Problems ‘down-under’ same as ‘up here’
998 words – MR
Problems ‘down-under’ same as ‘up here’
There is a saying that misery loves company; another one notes that similar birds flock together… or something.
I’m not really sure either of these are actually true but it can be reassuring sometimes to find that other people are having the same problems you are – as long as you don’t use that as an excuse not to do anything about them.
I was just reading a report written by a member of the Queensland (Australia) Police about the dilemmas they face in interacting with people with mental illnesses, particularly situations involving indigenous people. Sound familiar?
It seems that one Sgt. Michael Moloney spent some time wondering around the US, Canada and New Zealand, checking out how police interact with people with mental illnesses. In Canada, he spoke to various people from Vancouver, Surrey, Calgary, Winnipeg, Ottawa and Montreal. It likely won’t surprise you to learn that most of what he says will not surprise you. Among other things, he noted that:
• Police are and will be required to manage mental health related events;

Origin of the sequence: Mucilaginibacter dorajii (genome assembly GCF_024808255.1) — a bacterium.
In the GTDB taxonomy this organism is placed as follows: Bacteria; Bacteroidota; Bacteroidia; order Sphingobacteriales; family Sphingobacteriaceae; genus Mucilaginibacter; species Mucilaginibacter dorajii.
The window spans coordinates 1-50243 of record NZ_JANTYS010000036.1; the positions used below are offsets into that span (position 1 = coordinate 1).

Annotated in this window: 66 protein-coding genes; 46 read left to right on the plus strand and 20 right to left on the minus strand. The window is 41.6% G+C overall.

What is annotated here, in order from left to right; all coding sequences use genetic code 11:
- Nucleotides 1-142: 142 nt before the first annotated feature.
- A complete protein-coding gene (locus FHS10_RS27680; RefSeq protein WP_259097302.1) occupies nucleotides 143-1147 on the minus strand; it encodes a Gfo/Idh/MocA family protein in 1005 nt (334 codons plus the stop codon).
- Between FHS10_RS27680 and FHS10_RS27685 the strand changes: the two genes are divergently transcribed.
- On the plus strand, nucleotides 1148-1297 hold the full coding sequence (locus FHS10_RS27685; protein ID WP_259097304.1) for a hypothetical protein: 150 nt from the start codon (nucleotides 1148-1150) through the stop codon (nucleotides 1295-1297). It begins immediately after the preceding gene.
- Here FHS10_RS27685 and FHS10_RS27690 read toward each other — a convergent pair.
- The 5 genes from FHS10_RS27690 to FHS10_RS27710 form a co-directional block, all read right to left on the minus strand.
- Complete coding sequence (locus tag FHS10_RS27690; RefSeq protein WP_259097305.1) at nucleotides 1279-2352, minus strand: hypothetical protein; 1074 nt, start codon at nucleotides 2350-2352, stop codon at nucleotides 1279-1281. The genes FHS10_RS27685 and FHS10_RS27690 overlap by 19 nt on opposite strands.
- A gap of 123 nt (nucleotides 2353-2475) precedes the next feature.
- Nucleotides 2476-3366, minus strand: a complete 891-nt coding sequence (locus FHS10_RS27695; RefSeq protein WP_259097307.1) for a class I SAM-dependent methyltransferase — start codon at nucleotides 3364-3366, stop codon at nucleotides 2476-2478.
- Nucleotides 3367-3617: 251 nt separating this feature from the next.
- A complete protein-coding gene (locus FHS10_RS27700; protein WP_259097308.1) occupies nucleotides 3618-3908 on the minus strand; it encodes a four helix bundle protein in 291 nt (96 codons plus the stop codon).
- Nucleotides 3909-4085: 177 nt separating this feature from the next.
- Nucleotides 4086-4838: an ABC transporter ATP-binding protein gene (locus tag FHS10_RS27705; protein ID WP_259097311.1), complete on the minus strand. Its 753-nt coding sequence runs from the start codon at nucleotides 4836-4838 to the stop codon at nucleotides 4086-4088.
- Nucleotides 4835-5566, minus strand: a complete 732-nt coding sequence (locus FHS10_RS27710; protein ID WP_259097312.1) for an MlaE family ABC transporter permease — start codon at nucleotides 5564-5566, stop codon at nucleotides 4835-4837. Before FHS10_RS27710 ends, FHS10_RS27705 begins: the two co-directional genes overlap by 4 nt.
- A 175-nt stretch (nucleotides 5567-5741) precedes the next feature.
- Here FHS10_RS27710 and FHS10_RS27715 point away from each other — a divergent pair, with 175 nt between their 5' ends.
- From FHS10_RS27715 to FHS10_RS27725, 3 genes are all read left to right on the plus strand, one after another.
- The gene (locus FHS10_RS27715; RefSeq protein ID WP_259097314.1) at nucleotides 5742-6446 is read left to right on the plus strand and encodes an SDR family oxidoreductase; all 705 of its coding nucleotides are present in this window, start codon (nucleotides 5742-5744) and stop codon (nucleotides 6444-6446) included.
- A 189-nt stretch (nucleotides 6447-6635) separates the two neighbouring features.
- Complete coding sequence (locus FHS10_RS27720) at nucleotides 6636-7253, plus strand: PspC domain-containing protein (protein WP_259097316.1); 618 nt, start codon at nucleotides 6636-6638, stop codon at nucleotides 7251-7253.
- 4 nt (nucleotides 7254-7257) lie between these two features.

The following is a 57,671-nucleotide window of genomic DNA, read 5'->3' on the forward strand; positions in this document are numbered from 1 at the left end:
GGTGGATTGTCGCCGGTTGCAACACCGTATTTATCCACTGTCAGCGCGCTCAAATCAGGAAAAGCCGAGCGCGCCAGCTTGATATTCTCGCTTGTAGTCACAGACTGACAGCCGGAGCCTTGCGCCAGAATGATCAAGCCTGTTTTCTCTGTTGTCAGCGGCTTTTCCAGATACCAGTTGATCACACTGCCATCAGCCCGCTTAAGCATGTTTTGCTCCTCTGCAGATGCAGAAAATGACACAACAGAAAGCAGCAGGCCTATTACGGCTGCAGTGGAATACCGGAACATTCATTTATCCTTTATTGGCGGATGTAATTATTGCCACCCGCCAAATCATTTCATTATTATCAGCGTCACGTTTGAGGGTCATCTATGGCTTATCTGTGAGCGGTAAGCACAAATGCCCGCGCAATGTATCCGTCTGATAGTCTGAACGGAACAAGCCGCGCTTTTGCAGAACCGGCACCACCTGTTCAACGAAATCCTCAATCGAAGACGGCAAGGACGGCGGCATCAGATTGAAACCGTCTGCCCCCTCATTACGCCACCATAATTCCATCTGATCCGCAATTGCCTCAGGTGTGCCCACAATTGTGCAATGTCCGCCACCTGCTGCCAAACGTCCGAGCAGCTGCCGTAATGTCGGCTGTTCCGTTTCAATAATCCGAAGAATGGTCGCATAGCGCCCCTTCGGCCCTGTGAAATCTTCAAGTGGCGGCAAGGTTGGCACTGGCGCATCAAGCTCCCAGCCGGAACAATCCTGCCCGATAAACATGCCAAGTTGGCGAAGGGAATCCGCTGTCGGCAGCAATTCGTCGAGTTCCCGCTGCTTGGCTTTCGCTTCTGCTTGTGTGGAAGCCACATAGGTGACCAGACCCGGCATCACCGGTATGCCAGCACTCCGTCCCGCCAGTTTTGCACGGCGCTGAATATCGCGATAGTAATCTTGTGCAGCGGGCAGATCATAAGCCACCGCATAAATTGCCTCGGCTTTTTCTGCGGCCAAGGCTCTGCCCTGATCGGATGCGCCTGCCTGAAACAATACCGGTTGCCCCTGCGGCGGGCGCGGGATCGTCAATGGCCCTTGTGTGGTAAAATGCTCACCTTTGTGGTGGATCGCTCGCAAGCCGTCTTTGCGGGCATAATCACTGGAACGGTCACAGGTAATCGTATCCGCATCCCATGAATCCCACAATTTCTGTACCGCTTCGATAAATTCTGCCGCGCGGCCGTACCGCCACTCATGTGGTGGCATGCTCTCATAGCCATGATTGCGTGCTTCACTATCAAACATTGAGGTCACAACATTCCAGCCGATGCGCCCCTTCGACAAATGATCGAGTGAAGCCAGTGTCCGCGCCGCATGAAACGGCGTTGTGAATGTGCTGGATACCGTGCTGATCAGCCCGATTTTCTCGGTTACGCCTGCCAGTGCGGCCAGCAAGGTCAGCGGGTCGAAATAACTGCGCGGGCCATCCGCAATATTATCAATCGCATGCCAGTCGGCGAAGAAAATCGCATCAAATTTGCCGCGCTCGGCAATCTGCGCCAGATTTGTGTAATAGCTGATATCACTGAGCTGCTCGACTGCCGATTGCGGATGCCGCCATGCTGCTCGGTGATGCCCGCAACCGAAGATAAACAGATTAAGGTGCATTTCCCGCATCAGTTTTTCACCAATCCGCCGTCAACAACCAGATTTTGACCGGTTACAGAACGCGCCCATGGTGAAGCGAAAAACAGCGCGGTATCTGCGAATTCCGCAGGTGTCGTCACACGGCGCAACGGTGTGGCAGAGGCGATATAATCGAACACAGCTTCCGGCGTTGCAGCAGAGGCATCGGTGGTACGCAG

• Mental health as an issue will grow, especially when viewed through the prism of drug co-morbidity;
• While the issue is extremely complex, good organisational structure, policy, procedures and training deliver measurable results;
• A tiered response is most applicable to the Queensland situation;
• Mental health consumers, family members and advocates need to be involved at all levels: forming law, policy, procedures and training;
• Police response in crisis situations makes a real difference to lives, families, communities and public confidence in police;
• Communication and de-escalation training needs to be delivered as part of, not in isolation, from police operational survival skills and tactics;
• There are simple and cost effective strategies, training and support that can overcome issues of culture in remote, isolated areas;
• Police specific training in communication and de-escalation is vitally important, but training for communication must not be done in isolated ‘silos,’ and;
• Communications operators (dispatchers) must be included in the police response.
I was particularly pleased to see his analysis of the need for a tiered system of response. I think most of us used to feel that if we just added on some specific type of response – like a crisis intervention or co-response team or a specialized mental health officer – that life would be good and we’d all live happily ever after.
It would have been nice if that had been true but as most police services have discovered, it just ain’t so. We see people with mental illnesses in a whole variety of contexts, for a whole variety of reasons. It isn’t just MHA apprehensions or incidents of crime; there are times (many, actually) when people with mental illnesses are victims of crime, and when they need help with activities of everyday life.